Posted by Rampant Coyote on July 18, 2013
Making video games has always been as much art as science. At times, chained to the oars of a ship chasing the bleeding-edge horizon of technology or constrained by massive budgets to make obsessively risk-averse design decisions, the industry has drifted further out on the “science” side. Perhaps now, with the rise of indie games, it’s drifted more to the “art” side. But it’s always required solid measures of both.
Either way, game development defies easy, repeatable recipes. A formula can take you only so far. But that doesn’t mean you can’t use checklists and benchmarks to guide development – on both the “art” or technology sides.
And this is a particularly good one, from IndieGames.com:
Yes, before you ask, yesterday’s post was in part me asking about “finding the toy.” Frayed Knights may have been critically acclaimed and a multiple award-winner (which just amazes and thrills me to no end), but I feel like I’m on a never-ending quest to truly grok RPG design, in an effort to make better and better games. This article made me sit back and ponder.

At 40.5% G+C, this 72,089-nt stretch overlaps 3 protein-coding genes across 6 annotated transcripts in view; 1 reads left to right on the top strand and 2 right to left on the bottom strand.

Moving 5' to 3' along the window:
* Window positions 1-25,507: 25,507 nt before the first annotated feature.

But let’s not end with a single list, shall we? On the technology side, it may depend on what technology you are using. As Unity is a very popular choice (for good reason), here is a list of 50 “best practices” (according to one freelance developer). These tips are not applicable for every team or every project, but they are worth taking a look at if you are working in Unity:
Even if you don’t follow all or most of these practices, I found it pretty useful to get a feel for the thought processes behind them. Understanding the “why” is so much better than trying to commit 50 practices to memory or process. In particular, I noted two factors at work: One is generalized “best practices” and how they are best implemented via Unity. Another is simply taking advantage of the way Unity likes to do things.
Filed Under: Design, Links & Tidbits, Production - Comments: 2 Comments to Read